It all starts with reflection.  Reflecting the kinds of food we are eating gives us an idea of the quality of the calories we are consuming, including how and when we eat them.

In order to do this, pwede tayong gumawa ng listahan ng ating eating habits kahit for a few days. The food diary may help uncover yung mga habits natin sa pagkain na maaring conscious tayo of doing them or not.

Example of a Food Diary (image courtesy of http://www.myria.com)

Isusulat natin sa food diary kung ano ang kinakain natin at anong oras tayo napapakain.  

Mas maganda na include kung ano ang ating damdamin when we were eating.  Ask ourself, how were we feeling when we decided to eat.  Pagod ba, o nalulungkot, o stressed — kaya ba tayo kumain ?

Highlight natin o markahan natin yung mga habits na pwedeng humantong sa overeating.  

Tingnan natin yung mga karaniwang “cues” na nagti-trigger kung bakit napapakain tayo ng marami na kahit hindi tayo gutom. Pwede itong environmental cues (baka napapadaan tayo sa donut store, o milktea shop kaya napapabili tayo nang di oras); o isang emotional state (maaring na depress o nalungkot).

Being aware of the cues puts our mind on a prepared state next time we are in the same situation. Makakagawa tayo ngayon ng paraan para hindi maulit ito.

Ask ourself these questions: Ano ang pwede ko gawin to avoid the cue or the situation? Baka pwedeng dumaan ng ibang ruta para maiwasan si milktea store.

Para sa mga instances na unavoidable, meron ba akong magagawa differently para maging healthier ang habit? Baka pwedeng mag-fruit na lang instead of ice cream kapag nag crave ng matamis. Or baka pwedeng kumain ka na muna ng konti sa bahay bago pumunta sa handaan o buffet para hindi masyado mapakain ng marami.

Review natin ang food diary  on a regular basis — maaaring nating gawin ito every night bago matulog, or weekend kapag hindi masyado busy.  

Through this process of repeated reflection with the food diary, we can develop better and healthier eating habits for our health.  

The 3Rs to achieving Healthier Eating Habits

Successfully maintaining a healthy weight can be quite a challenge.  Isa sa mga technique ng pag-maintain ng healthy weight is a continuous cycle of evaluating our eating habits.

To achieve this, pwede natin i-apply ang 3Rs.  These are:

REFLECT

REPLACE, and 

REINFORCE

REFLECT – to reflect means na kelangan natin pagnilayan o i-assess ang ating mga eating habits — be it good or bad.  We can do this on a regular basis.  Pwede ito after a day’s work we keep a simple diary.  Or pwedeng on a weekly basis.  Focus natin sa mga karaniwang triggers ng unhealthy eating

REPLACE – replace means na palitan natin yung mga unhealthy habits with healthier ones.  We can slowly put in small changes or practical modifications para hindi naman masyado mabigla ang usual routines natin.

REINFORCE – give ourselves credit for the good work that we’ve done.  Of course, hindi dapat food! Also, don’t forget to congratulate ourself for the small successes in maintaining the changes in our habits.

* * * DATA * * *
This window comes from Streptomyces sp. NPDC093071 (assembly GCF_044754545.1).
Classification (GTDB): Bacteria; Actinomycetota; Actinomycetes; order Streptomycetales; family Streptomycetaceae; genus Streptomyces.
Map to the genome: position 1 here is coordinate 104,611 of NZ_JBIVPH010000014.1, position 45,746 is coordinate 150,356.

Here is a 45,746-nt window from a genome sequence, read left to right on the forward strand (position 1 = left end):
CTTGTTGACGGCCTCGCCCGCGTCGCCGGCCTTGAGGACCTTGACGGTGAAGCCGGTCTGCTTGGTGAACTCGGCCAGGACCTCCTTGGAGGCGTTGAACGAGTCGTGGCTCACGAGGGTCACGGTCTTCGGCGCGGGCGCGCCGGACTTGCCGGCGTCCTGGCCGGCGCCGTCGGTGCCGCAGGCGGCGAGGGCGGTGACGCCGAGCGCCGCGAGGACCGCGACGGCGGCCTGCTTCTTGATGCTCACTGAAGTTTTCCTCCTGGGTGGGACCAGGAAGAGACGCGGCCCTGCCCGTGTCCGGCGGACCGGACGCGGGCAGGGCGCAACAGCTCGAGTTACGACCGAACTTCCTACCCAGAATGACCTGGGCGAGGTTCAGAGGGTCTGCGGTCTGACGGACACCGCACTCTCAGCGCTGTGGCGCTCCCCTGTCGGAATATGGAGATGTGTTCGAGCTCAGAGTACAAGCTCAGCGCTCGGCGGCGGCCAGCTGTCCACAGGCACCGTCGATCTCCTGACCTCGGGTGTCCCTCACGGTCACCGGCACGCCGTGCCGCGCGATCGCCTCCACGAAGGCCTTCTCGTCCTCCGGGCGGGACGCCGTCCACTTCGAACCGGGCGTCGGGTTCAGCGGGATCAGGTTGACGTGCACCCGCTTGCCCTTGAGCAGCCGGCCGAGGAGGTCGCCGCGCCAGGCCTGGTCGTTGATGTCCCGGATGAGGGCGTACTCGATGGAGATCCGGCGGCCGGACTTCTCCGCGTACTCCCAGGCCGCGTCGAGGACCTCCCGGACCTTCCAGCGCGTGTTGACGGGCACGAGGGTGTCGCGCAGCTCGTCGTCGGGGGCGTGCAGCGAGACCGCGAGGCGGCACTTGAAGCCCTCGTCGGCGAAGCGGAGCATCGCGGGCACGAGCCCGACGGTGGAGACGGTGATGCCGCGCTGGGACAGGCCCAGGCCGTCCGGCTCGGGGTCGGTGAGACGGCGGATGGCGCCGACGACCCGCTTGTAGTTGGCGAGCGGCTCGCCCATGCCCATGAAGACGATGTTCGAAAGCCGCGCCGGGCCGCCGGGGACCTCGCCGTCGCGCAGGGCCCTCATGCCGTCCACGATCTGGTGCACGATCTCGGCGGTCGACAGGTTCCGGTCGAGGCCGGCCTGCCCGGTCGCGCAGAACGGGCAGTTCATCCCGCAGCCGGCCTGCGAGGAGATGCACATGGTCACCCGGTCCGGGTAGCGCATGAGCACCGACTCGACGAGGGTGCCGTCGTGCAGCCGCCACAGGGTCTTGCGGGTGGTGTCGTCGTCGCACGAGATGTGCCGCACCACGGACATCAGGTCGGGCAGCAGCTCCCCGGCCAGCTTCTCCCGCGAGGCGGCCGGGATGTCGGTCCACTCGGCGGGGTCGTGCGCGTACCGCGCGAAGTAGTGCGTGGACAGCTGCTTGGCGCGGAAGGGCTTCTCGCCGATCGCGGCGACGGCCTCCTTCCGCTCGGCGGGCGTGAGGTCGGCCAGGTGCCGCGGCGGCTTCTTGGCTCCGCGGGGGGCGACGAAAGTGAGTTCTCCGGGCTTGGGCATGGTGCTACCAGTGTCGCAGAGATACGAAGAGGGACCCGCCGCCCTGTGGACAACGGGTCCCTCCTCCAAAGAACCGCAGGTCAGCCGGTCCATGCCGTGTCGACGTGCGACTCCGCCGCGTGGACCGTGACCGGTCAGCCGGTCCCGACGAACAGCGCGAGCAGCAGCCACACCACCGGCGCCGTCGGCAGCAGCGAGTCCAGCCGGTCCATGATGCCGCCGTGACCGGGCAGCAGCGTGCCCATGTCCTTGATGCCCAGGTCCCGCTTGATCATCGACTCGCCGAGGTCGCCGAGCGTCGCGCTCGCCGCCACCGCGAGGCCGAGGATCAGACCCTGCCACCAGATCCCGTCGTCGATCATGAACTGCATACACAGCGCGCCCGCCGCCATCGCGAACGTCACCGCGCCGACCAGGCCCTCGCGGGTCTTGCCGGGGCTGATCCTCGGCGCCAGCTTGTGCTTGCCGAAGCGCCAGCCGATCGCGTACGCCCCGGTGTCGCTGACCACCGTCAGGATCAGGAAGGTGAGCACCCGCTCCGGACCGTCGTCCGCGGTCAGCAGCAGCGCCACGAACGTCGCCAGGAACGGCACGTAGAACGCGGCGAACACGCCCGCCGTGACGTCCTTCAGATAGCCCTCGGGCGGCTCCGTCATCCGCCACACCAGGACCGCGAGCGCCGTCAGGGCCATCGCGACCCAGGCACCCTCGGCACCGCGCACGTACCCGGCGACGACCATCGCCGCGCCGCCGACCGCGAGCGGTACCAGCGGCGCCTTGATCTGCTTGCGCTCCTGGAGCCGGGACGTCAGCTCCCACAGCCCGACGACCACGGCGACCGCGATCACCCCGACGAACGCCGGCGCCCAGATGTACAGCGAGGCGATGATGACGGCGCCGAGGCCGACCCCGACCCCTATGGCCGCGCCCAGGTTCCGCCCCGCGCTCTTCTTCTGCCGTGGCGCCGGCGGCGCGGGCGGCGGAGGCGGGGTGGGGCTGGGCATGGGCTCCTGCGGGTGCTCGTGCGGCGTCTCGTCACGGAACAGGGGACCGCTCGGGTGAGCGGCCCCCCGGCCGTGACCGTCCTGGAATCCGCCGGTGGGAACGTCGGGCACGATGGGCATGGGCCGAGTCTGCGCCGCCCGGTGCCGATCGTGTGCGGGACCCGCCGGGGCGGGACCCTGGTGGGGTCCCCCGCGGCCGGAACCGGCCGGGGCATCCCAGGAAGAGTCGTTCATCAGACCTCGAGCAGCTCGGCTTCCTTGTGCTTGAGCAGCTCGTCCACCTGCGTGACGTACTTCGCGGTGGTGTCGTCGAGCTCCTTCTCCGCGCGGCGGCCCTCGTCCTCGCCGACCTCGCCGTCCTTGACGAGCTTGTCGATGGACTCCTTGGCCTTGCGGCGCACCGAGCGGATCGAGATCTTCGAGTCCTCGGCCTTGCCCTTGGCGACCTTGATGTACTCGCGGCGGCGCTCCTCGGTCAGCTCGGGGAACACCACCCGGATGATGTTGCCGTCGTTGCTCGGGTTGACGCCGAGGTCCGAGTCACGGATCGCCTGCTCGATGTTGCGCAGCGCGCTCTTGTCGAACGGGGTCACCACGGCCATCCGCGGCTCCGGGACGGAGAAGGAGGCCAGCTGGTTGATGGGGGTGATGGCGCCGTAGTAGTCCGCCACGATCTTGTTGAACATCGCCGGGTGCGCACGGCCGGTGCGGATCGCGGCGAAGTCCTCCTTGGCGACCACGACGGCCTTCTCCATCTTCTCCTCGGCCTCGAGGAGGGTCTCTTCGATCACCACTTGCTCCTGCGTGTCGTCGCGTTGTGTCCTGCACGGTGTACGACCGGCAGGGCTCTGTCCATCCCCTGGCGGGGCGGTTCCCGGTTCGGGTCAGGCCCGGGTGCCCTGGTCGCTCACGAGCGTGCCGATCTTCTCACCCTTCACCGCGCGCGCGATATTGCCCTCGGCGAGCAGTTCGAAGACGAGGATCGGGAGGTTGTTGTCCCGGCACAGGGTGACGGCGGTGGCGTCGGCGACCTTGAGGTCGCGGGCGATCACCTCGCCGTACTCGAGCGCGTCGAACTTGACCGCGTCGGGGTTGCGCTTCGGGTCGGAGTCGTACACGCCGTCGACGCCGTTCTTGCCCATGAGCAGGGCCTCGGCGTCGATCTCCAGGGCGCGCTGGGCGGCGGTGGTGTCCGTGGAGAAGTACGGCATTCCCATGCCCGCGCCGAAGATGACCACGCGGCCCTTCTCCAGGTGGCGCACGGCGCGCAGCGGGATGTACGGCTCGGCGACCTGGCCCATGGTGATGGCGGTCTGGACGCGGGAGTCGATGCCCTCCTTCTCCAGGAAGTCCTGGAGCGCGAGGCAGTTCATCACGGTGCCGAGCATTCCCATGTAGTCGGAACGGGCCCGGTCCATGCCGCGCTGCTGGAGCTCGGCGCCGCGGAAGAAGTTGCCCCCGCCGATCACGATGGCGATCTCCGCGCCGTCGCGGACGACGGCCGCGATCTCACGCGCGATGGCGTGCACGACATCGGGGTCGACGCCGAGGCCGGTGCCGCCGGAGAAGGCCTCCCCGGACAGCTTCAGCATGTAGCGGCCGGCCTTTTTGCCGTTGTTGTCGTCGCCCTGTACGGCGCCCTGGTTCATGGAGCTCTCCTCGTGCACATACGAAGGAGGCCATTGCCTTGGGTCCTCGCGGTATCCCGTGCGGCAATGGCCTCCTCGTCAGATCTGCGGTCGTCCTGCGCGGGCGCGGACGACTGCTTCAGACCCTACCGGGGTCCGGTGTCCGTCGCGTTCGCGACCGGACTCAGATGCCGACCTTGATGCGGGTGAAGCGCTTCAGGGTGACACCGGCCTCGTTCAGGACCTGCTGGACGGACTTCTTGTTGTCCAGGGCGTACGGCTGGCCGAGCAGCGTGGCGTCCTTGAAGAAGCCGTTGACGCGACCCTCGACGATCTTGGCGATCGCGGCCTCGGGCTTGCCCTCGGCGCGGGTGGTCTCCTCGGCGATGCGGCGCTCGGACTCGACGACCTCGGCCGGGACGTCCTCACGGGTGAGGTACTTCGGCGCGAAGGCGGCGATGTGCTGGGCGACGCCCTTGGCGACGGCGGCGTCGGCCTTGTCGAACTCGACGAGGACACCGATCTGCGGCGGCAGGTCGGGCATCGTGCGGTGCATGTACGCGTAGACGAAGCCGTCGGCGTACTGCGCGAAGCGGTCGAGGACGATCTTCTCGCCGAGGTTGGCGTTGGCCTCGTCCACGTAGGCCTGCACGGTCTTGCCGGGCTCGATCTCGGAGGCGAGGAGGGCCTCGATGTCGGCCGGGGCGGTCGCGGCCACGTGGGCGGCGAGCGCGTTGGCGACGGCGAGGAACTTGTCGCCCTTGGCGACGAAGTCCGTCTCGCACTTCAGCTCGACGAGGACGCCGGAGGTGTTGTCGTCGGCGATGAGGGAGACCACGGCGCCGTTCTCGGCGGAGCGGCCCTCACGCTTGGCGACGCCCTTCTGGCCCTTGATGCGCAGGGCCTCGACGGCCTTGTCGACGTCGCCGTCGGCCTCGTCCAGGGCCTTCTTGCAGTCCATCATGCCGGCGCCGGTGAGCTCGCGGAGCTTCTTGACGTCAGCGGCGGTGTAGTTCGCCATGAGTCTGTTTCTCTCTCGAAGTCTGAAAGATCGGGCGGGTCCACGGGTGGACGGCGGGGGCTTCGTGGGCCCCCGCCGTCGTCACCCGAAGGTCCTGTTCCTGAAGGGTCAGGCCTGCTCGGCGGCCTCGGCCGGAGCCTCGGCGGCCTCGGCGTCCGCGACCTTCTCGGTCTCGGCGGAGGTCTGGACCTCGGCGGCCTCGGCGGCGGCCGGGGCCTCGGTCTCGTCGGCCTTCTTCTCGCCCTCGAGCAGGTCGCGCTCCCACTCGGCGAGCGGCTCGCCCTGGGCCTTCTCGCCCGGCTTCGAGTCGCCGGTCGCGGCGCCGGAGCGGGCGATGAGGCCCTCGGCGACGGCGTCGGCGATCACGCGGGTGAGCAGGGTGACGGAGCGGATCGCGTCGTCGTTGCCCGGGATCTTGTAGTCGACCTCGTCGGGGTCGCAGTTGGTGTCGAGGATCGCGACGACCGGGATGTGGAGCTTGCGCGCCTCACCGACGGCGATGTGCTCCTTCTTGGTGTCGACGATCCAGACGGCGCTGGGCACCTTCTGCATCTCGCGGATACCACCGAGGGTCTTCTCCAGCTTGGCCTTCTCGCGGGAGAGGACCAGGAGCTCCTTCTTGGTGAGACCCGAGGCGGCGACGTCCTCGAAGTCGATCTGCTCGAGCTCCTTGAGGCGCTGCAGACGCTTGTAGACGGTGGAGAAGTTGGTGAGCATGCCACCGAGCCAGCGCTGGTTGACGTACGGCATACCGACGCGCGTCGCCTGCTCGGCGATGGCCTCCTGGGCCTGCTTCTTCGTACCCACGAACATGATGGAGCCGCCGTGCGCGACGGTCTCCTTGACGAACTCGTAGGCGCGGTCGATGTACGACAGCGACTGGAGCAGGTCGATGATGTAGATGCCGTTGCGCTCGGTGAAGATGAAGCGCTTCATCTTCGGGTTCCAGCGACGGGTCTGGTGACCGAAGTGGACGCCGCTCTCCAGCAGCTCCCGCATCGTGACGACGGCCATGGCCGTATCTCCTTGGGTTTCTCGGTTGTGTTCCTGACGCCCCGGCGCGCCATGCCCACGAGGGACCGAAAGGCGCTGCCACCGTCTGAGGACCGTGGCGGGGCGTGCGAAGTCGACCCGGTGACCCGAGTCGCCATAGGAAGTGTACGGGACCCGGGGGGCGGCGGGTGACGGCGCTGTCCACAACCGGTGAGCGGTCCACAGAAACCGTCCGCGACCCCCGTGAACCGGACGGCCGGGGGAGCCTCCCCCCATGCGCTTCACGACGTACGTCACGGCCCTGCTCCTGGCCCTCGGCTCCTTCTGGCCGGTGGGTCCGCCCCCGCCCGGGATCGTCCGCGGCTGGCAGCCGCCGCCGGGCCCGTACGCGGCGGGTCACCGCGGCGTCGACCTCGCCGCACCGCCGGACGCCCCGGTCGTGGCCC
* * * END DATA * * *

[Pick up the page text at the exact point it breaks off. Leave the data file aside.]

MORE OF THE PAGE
So that’s it! The 3Rs to help change our eating habits.  In the part, we’ll share with you how we can go about assessing our eating habits. 

Starting the Journey to Good Eating Habits

Our journey to a sustainable more healthy weight involves a change in the way of how we do things.  Pero making drastic and sudden changes to our eating habits, kung minsan, may do more harm than good.  Sure, they can lead to weight loss pero most often, on a short term basis. And more often, the long-term repercussions can lead to more weight kesa nung nag simula tayo.

Para mas maging long-term at sustainable ang ating weight loss journey, kelangan natin ng i-review at i-assess ang ating eating habits.  Meron na kasi tayong mga nakaugalian na pwedeng makatulong sa ating weight loss.  Example nito ang pagkain sa oras at hindi pag skip ng breakfast.  Pero meron din mga habits nakaka-hinder dito.  Halimbawa yung parating inuubos ang laman ng plato natin kahit super busog na tayo.

Kelangan natin i-identify ang mga habits na ito at palitan ang mga nakasanayang bad eating habits.  In other words, the journey to sustaining a healthy weight involves also a constant reflection and improvement in our habits.  Kailangan din kung minsan ng pagbabago sa ating mindset.

On the next part, tingnan natin ang isang simpleng pattern kung paano natin pwedeng mapabago ang eating habits natin.  

Going “Meat-Lite”

Alam naman natin na batay sa mga pag-aaral, ang pagkakaroon ng sobrang taba sa ating tiyan ay sanhi ng hindi balanseng diet. Karaniwan, ito ay dahil sa pagkain ng sobrang saturated fat na nanggagaling sa taba ng hayop — o karne.

Ang pagkain na sobra sa saturated fat ang tinuturing na isa sa mga dahilan ng pagkakaroon ng mga chronic illnesses katulad ng alta presyon, diabetes, sakit sa puso at stroke. Ang pag-iwas sa ito ay makatutulong sa pagbawas sa “risk” sa pagkakaroon ng mga ganitong sakit.

Dahilan dito, nauuso ngayon ang iilang mga diet na walang lamang karne o meat products. Kabilang sa mga tawag dito ay “vegan diet”, vegetarian diet, o “plant-based diet”. Bagamat makakatulong ito sa pagbawas ng saturated fat sa katawan, hindi lahat ng tao ay handa sa ganitong pamamaraan ng pagkain.

Ang pagkain ng “meat-lite” ay transition mula sa usual na diet tungo sa isang diet na mababa o walang meat products. May mga paraan kung paano gawing “meat-lite” ang diet ninyo.

Ways on Gauging how Healthy you are